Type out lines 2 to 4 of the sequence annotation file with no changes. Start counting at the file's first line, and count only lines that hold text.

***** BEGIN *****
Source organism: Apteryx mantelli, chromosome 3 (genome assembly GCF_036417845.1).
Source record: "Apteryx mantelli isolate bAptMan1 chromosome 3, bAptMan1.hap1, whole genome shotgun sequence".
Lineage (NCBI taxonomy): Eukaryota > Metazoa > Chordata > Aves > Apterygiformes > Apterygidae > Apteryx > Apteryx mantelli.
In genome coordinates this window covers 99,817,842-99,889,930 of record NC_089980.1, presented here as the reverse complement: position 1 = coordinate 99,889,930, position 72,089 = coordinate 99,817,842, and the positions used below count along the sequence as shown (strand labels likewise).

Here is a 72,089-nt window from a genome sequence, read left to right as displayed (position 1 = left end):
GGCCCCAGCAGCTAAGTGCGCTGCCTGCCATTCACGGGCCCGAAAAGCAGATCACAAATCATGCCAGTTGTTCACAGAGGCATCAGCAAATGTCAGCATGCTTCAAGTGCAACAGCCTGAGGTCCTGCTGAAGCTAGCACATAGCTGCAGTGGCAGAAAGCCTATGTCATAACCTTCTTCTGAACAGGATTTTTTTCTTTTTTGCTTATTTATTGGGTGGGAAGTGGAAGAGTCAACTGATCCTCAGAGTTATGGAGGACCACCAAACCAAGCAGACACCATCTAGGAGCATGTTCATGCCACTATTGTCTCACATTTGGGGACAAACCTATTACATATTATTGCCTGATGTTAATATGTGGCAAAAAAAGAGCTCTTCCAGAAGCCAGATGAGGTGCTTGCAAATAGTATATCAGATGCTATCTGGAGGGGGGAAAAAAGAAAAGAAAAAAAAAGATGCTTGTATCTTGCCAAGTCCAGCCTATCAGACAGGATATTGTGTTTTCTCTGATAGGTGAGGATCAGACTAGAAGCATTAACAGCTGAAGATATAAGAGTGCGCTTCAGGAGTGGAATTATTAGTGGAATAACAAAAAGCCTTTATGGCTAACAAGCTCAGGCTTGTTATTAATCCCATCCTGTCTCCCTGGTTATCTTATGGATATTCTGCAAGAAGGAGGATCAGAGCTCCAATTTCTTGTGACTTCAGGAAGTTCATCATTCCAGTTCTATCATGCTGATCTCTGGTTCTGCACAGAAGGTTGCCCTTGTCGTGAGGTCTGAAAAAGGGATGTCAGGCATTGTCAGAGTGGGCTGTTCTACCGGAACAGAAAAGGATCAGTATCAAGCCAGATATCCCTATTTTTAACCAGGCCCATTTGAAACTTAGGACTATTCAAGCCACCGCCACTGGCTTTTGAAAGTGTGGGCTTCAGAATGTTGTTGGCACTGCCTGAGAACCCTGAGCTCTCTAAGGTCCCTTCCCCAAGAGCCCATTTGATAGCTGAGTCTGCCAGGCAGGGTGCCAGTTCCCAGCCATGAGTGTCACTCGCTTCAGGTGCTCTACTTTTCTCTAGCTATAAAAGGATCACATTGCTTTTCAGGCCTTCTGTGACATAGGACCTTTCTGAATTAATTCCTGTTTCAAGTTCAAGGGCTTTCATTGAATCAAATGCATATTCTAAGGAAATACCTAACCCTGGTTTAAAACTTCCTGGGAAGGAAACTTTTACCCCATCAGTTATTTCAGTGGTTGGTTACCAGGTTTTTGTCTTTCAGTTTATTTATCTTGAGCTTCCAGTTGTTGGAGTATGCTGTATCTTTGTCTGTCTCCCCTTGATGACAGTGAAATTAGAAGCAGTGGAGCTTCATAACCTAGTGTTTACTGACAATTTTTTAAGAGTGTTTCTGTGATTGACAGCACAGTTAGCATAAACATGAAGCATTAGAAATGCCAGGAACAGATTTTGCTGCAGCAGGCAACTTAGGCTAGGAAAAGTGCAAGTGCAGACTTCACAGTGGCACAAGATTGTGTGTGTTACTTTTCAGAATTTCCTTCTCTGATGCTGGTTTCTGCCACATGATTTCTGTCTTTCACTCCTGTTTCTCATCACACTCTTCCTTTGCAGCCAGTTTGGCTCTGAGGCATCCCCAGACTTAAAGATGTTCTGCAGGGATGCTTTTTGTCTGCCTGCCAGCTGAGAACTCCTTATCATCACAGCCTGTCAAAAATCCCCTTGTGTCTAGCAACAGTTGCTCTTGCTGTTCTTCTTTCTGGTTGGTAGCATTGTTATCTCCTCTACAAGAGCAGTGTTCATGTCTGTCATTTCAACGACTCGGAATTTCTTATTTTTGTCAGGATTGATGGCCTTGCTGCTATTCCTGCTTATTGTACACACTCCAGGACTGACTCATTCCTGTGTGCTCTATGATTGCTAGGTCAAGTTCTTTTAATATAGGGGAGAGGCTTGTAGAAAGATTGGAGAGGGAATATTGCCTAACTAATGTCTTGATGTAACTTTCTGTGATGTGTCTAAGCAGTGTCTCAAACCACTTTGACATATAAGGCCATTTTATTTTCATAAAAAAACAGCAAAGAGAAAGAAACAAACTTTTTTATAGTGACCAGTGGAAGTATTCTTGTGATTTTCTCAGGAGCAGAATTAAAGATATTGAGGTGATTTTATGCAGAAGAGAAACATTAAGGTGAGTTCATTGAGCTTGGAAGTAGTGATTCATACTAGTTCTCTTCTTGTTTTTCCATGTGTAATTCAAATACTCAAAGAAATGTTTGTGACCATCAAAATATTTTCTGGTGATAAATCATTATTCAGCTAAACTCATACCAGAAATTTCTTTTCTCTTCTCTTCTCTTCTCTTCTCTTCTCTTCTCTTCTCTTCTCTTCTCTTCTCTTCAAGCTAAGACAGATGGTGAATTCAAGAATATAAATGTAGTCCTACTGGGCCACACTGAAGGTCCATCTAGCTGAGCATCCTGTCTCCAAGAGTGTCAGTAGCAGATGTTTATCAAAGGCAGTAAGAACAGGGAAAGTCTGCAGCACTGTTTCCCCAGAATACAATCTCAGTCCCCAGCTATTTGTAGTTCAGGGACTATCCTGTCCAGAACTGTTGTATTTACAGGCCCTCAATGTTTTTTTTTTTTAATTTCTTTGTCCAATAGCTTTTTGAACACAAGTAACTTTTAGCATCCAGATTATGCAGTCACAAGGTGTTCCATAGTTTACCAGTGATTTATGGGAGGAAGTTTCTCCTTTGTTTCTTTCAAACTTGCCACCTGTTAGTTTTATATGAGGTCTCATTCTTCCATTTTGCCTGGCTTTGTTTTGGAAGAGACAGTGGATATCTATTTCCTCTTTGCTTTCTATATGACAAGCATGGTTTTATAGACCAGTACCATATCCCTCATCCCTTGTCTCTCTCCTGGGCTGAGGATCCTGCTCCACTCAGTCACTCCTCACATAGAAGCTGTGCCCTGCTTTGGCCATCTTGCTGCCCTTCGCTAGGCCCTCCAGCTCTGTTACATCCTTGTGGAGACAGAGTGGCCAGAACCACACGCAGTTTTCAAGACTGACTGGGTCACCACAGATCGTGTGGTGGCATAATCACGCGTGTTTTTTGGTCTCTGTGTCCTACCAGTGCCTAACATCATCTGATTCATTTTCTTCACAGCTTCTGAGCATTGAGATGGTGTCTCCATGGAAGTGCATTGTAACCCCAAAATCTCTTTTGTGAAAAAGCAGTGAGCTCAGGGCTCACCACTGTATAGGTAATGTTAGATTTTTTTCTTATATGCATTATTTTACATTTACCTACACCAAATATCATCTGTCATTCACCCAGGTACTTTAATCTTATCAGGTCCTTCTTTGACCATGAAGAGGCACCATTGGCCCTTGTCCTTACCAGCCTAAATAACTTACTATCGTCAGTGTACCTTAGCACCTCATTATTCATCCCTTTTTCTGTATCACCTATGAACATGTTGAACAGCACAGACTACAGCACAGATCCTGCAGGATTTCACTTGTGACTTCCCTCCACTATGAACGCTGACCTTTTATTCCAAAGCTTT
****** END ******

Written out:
Source record: "Apteryx mantelli isolate bAptMan1 chromosome 3, bAptMan1.hap1, whole genome shotgun sequence".
Lineage (NCBI taxonomy): Eukaryota > Metazoa > Chordata > Aves > Apterygiformes > Apterygidae > Apteryx > Apteryx mantelli.
In genome coordinates this window covers 99,817,842-99,889,930 of record NC_089980.1, presented here as the reverse complement: position 1 = coordinate 99,889,930, position 72,089 = coordinate 99,817,842, and the positions used below count along the sequence as shown (strand labels likewise).